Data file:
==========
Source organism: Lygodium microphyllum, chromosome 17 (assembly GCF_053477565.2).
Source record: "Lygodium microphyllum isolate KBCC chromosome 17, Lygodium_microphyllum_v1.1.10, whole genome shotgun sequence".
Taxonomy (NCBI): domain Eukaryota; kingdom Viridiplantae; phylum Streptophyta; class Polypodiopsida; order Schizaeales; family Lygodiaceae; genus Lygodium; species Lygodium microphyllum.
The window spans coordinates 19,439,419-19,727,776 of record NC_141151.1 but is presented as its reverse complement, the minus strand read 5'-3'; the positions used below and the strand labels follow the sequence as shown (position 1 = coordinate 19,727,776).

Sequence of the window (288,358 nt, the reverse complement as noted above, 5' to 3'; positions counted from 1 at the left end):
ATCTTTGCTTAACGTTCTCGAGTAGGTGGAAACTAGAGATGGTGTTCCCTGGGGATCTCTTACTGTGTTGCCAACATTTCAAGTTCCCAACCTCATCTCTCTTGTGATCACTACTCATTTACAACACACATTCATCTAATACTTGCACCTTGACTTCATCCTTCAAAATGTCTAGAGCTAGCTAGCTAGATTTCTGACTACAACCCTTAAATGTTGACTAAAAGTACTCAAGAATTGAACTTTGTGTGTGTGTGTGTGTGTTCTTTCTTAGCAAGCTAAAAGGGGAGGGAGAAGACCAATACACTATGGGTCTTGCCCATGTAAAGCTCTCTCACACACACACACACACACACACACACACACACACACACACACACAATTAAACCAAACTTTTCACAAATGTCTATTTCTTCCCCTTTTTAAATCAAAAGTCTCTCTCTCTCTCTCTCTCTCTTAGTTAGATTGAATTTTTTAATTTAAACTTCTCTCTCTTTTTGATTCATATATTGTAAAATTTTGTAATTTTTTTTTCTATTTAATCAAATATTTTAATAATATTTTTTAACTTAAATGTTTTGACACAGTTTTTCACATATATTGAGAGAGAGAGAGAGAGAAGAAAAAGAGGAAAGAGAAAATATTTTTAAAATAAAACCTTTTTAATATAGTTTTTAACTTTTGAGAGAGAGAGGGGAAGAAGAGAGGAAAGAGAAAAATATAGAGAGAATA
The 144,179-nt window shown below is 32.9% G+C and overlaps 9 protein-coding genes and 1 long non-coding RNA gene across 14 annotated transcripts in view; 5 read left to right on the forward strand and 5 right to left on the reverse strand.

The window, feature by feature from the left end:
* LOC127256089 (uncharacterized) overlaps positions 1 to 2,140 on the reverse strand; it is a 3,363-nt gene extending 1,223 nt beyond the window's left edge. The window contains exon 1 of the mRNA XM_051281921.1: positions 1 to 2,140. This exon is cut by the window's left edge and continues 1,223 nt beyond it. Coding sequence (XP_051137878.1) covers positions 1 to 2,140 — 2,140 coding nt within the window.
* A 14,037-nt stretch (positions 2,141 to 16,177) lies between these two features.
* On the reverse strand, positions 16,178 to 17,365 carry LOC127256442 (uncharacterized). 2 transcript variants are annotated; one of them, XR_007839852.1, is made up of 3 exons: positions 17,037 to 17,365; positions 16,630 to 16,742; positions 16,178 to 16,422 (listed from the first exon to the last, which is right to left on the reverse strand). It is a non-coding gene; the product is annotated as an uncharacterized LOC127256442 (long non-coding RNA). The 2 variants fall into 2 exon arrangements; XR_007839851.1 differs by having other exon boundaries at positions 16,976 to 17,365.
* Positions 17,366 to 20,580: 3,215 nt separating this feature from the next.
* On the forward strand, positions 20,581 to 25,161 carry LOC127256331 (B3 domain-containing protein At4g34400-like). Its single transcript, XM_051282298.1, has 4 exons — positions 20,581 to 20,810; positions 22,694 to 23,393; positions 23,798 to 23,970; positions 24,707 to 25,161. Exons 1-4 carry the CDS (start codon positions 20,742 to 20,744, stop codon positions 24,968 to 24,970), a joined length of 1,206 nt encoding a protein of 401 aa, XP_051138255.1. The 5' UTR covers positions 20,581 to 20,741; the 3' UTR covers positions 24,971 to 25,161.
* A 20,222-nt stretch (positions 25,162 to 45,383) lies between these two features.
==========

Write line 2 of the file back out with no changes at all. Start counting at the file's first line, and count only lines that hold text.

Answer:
Source record: "Lygodium microphyllum isolate KBCC chromosome 17, Lygodium_microphyllum_v1.1.10, whole genome shotgun sequence".